American chaffseed occurs in fire-maintained longleaf pine flatwoods and savannas. Often it is found in ecotonal areas between peaty wetlands and xeric sandy soils. Kral described American chaffseed habitat in 1983 as an open grass-sedge system in moist acidic sandy loams or sandy peat loams. Chaffseed is dependent on factors like fire, mowing, or fluctuating water tables to maintain the open to partly-open conditions that it requires. Historically, the species probably existed on savannas and pinelands throughout the coastal plain and on sandstone knobs and plains inland where frequent, naturally occurring fires maintained these sub-climax communities. Under these conditions, herbaceous plants like American chaffseed were favored over trees and shrubs.
Most of the surviving populations, and all of the most vigorous populations, are in areas that are still subject to frequent fire. These fire-maintained habitats include plantations where prescribed fire is part of a management regime for quail and other game species, army base impact zones that burn regularly because of artillery shelling and forest management areas that are burned to maintain habitat for wildlife like the endangered red-cockaded woodpecker. This species also find suitable habitats on various private lands that are burned to maintain open fields. Fire may be important to the species in ways that are not yet understood, such as for germination of seed or in the formation of the connection to the host plant.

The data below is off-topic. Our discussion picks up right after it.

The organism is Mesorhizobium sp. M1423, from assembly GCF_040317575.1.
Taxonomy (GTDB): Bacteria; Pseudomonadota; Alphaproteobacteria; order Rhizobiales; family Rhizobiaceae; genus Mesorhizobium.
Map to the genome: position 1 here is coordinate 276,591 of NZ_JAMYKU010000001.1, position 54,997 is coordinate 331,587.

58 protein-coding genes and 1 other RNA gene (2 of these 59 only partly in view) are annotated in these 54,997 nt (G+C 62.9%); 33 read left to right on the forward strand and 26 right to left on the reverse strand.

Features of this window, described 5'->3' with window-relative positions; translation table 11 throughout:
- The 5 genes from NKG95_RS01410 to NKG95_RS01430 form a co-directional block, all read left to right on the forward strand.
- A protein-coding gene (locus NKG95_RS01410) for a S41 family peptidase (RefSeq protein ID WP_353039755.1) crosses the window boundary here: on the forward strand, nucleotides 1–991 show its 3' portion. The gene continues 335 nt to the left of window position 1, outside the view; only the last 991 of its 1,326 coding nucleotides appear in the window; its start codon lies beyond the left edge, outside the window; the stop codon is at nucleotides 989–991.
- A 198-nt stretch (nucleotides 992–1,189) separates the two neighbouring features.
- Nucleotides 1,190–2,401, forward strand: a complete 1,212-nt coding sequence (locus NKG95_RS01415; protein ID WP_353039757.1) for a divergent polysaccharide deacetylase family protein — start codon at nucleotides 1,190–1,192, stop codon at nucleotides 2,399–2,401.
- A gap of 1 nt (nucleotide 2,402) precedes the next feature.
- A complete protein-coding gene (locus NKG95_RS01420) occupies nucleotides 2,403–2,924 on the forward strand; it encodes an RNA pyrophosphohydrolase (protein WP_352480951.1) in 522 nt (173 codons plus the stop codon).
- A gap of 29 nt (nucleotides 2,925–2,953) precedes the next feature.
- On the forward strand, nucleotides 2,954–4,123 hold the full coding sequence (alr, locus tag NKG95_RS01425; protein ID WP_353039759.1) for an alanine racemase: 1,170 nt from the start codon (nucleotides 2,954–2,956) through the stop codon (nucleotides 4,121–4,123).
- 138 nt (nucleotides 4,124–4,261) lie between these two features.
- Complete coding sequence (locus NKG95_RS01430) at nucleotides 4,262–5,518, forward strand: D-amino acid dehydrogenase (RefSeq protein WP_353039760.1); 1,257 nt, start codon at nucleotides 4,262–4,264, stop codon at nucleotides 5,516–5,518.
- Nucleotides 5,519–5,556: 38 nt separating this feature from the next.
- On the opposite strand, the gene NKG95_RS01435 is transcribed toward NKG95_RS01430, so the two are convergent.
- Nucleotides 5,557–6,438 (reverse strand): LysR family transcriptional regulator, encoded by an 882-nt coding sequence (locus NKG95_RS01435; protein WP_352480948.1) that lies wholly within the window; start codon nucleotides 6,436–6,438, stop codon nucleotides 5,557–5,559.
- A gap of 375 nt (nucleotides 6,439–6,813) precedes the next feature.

Areas such as marshes or swamps that are covered often intermittently with shallow water or have soil saturated with moisture.
A dense growth of trees and underbrush covering a large tract.
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